Cartoons by Josh

Tuesday
Jun022015

Why do people believe stupid things?

Jose Duarte continues to mine a productive seam on the shameful behaviour of, on the one hand John Cook and his team, and on the other Stephan Lewandowsky. His post a couple of days ago was on the subject of the true value of the climate consensus and he puts the proportion of climate scientists who think that most warming is caused by carbon dioxide at 80%. I had previously thought that the true figure was around the 75% mark, so we are in the same ballpark.

But as Judith Curry points out in an update to Jose's post, this is all slightly beside the point. Many or even most of the the people who call themselves climate scientists are not actually working on anything relevant to the question at hand - they are specialists in impacts and responses and the like. They only believe that most warming is caused by carbon dioxide because their colleagues specialising in the atmospheric sciences tell them so.

Click to read more ...

Tuesday
Jun022015

A favour

Readers may have noticed that I am a bit quiet at weekends these days. This is because I decided to fight an expanding waistline by taking up hockey again after a gap of ten years or so and weekends are therefore often filled with games and coaching and things like that. (This is field hockey, for North American readers).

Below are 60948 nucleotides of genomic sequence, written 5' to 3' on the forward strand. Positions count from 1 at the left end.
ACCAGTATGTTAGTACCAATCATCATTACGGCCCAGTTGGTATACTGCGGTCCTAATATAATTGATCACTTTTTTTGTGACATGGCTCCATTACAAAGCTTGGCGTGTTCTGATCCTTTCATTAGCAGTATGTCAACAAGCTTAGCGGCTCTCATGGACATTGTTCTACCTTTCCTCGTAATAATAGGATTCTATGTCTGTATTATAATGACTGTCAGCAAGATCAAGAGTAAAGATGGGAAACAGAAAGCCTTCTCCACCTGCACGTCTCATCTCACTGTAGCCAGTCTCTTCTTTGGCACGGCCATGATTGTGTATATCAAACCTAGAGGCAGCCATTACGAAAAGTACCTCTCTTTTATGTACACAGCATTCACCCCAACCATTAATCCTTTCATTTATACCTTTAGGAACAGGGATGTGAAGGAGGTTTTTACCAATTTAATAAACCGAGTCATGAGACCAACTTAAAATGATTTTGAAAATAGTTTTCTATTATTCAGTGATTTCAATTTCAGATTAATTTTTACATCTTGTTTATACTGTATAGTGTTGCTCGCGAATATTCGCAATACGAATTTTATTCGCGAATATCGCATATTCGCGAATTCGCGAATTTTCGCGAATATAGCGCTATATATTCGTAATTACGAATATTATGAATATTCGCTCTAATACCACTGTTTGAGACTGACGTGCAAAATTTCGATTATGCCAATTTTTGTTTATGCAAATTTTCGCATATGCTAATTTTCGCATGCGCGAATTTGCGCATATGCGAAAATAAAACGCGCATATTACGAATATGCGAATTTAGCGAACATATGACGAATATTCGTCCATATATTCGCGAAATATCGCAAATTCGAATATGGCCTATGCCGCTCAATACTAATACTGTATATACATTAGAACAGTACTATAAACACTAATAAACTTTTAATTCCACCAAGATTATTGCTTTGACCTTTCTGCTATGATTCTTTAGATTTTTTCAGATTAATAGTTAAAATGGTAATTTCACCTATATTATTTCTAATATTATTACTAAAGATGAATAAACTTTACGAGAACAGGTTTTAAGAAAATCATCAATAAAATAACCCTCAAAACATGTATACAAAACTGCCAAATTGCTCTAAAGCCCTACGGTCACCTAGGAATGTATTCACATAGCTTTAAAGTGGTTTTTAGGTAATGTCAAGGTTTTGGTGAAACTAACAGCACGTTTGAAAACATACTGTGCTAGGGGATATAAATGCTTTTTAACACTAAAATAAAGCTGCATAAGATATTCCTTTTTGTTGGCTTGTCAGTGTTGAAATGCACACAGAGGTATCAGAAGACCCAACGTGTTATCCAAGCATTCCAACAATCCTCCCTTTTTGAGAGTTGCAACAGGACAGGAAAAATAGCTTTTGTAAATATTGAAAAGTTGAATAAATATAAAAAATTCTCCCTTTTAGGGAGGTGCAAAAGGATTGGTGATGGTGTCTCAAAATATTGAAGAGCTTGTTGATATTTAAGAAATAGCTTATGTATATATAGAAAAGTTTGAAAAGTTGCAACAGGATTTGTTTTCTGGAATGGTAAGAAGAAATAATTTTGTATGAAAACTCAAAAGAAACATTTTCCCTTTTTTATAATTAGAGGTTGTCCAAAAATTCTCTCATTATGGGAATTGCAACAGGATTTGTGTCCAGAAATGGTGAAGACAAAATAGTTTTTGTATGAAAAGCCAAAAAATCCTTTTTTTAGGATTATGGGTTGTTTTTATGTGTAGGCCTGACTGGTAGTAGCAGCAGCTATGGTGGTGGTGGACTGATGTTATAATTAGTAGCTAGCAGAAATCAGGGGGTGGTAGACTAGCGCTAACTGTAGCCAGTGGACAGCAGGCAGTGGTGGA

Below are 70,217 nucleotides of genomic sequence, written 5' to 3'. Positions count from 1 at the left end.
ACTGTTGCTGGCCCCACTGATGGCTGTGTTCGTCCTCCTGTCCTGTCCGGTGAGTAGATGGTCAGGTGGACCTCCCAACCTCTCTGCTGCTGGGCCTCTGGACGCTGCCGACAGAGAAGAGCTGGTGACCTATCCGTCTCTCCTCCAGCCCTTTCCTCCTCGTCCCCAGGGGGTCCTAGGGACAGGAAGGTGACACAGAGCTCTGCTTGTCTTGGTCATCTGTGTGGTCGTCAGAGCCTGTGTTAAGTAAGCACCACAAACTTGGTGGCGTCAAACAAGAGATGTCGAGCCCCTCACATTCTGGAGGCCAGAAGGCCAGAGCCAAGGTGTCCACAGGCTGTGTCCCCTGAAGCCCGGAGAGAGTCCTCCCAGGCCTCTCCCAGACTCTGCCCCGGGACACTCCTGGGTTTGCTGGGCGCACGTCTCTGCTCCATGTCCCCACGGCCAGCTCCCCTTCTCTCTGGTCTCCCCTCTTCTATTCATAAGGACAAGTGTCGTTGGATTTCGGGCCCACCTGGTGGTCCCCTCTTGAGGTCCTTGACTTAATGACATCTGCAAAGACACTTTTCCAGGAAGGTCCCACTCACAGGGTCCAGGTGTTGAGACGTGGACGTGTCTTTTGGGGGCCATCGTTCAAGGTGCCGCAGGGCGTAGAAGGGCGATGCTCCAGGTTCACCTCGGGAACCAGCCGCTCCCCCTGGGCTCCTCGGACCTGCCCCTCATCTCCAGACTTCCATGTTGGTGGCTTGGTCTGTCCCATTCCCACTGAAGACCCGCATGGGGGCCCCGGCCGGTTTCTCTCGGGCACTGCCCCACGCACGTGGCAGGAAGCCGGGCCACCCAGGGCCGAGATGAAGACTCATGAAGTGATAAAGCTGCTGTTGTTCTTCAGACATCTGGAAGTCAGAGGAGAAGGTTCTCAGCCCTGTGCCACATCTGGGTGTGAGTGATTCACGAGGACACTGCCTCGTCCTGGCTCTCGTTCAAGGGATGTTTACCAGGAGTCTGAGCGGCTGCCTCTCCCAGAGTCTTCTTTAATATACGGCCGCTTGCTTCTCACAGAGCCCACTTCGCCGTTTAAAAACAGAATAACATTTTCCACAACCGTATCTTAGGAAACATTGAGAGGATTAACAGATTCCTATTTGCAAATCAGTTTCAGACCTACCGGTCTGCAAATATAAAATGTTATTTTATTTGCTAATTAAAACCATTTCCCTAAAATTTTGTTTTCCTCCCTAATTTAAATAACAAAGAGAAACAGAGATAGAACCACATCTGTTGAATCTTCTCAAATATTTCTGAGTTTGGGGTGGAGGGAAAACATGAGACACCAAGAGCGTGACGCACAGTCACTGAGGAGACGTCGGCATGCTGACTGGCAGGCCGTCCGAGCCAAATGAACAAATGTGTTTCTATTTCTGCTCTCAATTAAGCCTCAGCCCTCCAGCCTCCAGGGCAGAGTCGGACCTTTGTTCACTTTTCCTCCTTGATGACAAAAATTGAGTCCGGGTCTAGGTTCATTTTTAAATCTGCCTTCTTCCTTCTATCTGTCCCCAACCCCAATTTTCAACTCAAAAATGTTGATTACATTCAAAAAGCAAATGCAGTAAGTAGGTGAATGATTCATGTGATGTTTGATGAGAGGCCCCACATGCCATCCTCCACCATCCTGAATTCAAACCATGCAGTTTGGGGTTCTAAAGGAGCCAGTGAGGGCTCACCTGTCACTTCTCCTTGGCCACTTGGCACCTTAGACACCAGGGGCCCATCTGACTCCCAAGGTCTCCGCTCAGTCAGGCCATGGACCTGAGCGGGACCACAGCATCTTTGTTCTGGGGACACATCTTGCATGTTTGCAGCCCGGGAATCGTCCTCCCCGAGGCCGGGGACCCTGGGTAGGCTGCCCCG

I now find myself involved in a campaign to raise funds for a new astroturf pitch for my club, the current one nearing the end of its life. If anyone fancied helping out, you can do so in a small and relatively painless way by voting for us at the Mars Milk Play Fund website. You just have to give them your age to show you are over 13 (I think most BH readers are), click the vote button and tick a couple of boxes (which don't seem to do anything much - I certainly haven't been indundated with spam).

This will keep your host fit, healthy, and hopefully blogging for longer than otherwise. And if enough of you vote for us I'll post a picture of me in action for Kinross Hockey Club. How about that for temptation?

Tuesday
Jun022015

Climate sensitivity - just as we thought

Nic Lewis has a new paper out at Climate Dynamics, which provides new estimates of effective climate sensitivity and transient climate response. This is in essence an update to Lewis 2014, with better data. The results are very similar, with ECS at 1.66 and TCR at 1.37.